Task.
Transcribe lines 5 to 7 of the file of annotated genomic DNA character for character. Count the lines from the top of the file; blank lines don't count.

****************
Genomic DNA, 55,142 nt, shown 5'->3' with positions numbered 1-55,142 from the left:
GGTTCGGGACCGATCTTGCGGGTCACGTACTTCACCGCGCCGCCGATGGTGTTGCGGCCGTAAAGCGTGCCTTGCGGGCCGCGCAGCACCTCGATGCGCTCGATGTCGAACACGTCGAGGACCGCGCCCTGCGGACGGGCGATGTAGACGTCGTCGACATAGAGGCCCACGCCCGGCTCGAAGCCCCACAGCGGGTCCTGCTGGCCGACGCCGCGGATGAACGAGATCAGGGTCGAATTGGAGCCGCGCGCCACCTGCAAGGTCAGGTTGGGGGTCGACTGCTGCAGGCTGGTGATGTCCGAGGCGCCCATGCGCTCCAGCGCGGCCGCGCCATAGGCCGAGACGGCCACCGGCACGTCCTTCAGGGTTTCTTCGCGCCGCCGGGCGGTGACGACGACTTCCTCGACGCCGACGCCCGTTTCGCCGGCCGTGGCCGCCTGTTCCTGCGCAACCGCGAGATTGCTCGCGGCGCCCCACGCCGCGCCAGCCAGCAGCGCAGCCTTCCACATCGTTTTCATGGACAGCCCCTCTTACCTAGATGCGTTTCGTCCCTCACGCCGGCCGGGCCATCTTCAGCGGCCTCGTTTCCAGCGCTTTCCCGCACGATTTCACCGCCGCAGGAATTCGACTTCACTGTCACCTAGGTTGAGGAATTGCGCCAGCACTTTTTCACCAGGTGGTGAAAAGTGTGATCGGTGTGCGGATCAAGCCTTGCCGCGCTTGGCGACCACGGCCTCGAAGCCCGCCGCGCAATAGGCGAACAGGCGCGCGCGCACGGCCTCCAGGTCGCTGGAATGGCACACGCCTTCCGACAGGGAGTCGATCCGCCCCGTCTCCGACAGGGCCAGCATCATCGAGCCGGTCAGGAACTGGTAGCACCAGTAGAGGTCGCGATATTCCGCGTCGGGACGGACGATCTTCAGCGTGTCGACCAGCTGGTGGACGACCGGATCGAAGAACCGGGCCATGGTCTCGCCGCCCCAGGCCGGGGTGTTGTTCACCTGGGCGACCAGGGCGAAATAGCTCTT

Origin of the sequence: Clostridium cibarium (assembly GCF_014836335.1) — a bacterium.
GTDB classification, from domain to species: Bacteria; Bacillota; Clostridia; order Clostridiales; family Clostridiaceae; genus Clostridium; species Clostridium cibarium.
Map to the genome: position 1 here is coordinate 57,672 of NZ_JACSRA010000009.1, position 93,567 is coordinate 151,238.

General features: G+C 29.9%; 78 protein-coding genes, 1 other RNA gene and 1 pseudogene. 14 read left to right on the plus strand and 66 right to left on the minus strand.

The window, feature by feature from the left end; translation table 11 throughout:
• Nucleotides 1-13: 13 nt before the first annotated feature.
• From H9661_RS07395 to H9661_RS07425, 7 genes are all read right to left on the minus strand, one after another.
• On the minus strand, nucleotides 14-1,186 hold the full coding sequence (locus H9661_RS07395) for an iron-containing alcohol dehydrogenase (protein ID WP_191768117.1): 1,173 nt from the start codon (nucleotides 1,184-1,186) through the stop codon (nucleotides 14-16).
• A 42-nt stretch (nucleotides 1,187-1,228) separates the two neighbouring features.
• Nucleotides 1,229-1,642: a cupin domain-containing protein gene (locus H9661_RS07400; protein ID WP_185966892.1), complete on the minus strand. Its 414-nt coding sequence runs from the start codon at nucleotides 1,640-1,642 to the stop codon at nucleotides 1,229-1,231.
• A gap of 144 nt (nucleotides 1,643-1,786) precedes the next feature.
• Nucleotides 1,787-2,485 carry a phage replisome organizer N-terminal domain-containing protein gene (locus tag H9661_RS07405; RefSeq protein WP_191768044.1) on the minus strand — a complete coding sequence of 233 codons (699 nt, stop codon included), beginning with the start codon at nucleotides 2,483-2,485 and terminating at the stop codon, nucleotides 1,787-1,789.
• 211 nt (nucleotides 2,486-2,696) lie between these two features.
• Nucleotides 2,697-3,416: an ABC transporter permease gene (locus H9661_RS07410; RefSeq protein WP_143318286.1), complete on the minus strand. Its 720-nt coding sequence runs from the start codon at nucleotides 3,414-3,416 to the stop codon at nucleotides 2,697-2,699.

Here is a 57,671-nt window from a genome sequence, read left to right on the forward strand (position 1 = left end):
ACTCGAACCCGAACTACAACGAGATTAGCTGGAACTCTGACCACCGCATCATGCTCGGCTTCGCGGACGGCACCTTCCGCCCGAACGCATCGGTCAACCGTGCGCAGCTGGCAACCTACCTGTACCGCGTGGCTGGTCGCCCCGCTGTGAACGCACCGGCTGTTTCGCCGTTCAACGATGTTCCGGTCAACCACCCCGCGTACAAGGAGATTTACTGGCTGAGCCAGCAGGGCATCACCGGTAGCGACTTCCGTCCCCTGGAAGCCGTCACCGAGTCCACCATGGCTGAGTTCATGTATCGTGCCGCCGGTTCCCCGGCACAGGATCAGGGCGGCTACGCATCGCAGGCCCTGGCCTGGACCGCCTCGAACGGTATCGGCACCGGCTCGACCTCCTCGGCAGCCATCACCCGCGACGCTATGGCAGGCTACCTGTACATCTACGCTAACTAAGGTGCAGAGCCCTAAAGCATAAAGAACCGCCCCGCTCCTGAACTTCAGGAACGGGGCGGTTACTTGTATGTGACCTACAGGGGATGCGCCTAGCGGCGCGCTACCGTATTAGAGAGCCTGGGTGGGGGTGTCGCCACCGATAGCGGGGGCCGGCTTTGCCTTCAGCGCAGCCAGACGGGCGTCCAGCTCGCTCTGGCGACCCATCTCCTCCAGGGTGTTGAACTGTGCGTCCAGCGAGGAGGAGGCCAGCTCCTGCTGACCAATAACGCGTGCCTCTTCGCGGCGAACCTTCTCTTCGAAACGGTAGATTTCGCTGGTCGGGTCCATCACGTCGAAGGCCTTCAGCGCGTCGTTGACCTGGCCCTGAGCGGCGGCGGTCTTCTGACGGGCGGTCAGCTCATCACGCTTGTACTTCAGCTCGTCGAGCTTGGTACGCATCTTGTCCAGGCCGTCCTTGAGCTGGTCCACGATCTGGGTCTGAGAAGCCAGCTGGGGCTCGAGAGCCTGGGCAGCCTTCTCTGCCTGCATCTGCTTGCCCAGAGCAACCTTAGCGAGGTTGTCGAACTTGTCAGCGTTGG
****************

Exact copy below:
Map to the genome: position 1 here is coordinate 57,672 of NZ_JACSRA010000009.1, position 93,567 is coordinate 151,238.

General features: G+C 29.9%; 78 protein-coding genes, 1 other RNA gene and 1 pseudogene. 14 read left to right on the plus strand and 66 right to left on the minus strand.

The window, feature by feature from the left end; translation table 11 throughout: